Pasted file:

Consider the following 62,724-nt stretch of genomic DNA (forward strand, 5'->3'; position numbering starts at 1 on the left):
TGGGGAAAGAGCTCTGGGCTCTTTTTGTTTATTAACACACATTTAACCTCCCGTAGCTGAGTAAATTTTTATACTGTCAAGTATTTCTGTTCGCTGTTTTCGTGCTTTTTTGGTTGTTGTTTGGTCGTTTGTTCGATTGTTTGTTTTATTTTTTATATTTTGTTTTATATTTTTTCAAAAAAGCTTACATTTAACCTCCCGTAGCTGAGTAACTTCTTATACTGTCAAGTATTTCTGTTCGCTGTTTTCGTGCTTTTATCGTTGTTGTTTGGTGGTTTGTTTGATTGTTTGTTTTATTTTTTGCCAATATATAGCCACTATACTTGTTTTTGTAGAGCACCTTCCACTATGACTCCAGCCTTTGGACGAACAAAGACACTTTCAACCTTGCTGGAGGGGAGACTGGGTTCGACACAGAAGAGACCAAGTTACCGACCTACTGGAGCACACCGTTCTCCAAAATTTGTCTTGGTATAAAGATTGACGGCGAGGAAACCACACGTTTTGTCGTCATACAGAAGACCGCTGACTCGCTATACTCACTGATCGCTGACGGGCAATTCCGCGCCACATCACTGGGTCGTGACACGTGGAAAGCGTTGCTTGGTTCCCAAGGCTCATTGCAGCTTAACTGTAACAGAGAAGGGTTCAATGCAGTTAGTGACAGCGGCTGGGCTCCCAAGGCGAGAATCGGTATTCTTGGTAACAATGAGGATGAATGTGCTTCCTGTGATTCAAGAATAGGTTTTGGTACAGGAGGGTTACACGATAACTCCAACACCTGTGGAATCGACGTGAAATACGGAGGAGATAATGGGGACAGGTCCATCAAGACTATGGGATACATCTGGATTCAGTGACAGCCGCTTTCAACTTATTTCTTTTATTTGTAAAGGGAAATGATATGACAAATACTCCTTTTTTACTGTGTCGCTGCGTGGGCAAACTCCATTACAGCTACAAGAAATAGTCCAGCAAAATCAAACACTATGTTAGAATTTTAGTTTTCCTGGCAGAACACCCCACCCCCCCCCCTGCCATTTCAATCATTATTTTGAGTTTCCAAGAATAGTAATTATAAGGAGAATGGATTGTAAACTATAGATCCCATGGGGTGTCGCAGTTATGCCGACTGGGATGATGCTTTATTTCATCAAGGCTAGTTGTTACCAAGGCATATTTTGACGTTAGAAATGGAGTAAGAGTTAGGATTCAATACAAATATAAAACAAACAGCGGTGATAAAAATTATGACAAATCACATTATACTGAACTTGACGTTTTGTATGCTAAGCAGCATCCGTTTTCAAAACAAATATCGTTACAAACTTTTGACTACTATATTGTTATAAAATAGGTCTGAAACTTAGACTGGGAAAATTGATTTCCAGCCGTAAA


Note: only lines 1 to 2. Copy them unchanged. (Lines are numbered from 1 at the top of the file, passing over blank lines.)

Consider the following 62,724-nt stretch of genomic DNA (forward strand, 5'->3'; position numbering starts at 1 on the left):
TGGGGAAAGAGCTCTGGGCTCTTTTTGTTTATTAACACACATTTAACCTCCCGTAGCTGAGTAAATTTTTATACTGTCAAGTATTTCTGTTCGCTGTTTTCGTGCTTTTTTGGTTGTTGTTTGGTCGTTTGTTCGATTGTTTGTTTTATTTTTTATATTTTGTTTTATATTTTTTCAAAAAAGCTTACATTTAACCTCCCGTAGCTGAGTAACTTCTTATACTGTCAAGTATTTCTGTTCGCTGTTTTCGTGCTTTTATCGTTGTTGTTTGGTGGTTTGTTTGATTGTTTGTTTTATTTTTTGCCAATATATAGCCACTATACTTGTTTTTGTAGAGCACCTTCCACTATGACTCCAGCCTTTGGACGAACAAAGACACTTTCAACCTTGCTGGAGGGGAGACTGGGTTCGACACAGAAGAGACCAAGTTACCGACCTACTGGAGCACACCGTTCTCCAAAATTTGTCTTGGTATAAAGATTGACGGCGAGGAAACCACACGTTTTGTCGTCATACAGAAGACCGCTGACTCGCTATACTCACTGATCGCTGACGGGCAATTCCGCGCCACATCACTGGGTCGTGACACGTGGAAAGCGTTGCTTGGTTCCCAAGGCTCATTGCAGCTTAACTGTAACAGAGAAGGGTTCAATGCAGTTAGTGACAGCGGCTGGGCTCCCAAGGCGAGAATCGGTATTCTTGGTAACAATGAGGATGAATGTGCTTCCTGTGATTCAAGAATAGGTTTTGGTACAGGAGGGTTACACGATAACTCCAACACCTGTGGAATCGACGTGAAATACGGAGGAGATAATGGGGACAGGTCCATCAAGACTATGGGATACATCTGGATTCAGTGACAGCCGCTTTCAACTTATTTCTTTTATTTGTAAAGGGAAATGATATGACAAATACTCCTTTTTTACTGTGTCGCTGCGTGGGCAAACTCCATTACAGCTACAAGAAATAGTCCAGCAAAATCAAACACTATGTTAGAATTTTAGTTTTCCTGGCAGAACACCCCACCCCCCCCCCTGCCATTTCAATCATTATTTTGAGTTTCCAAGAATAGTAATTATAAGGAGAATGGATTGTAAACTATAGATCCCATGGGGTGTCGCAGTTATGCCGACTGGGATGATGCTTTATTTCATCAAGGCTAGTTGTTACCAAGGCATATTTTGACGTTAGAAATGGAGTAAGAGTTAGGATTCAATACAAATATAAAACAAACAGCGGTGATAAAAATTATGACAAATCACATTATACTGAACTTGACGTTTTGTATGCTAAGCAGCATCCGTTTTCAAAACAAATATCGTTACAAACTTTTGACTACTATATTGTTATAAAATAGGTCTGAAACTTAGACTGGGAAAATTGATTTCCAGCCGTAAA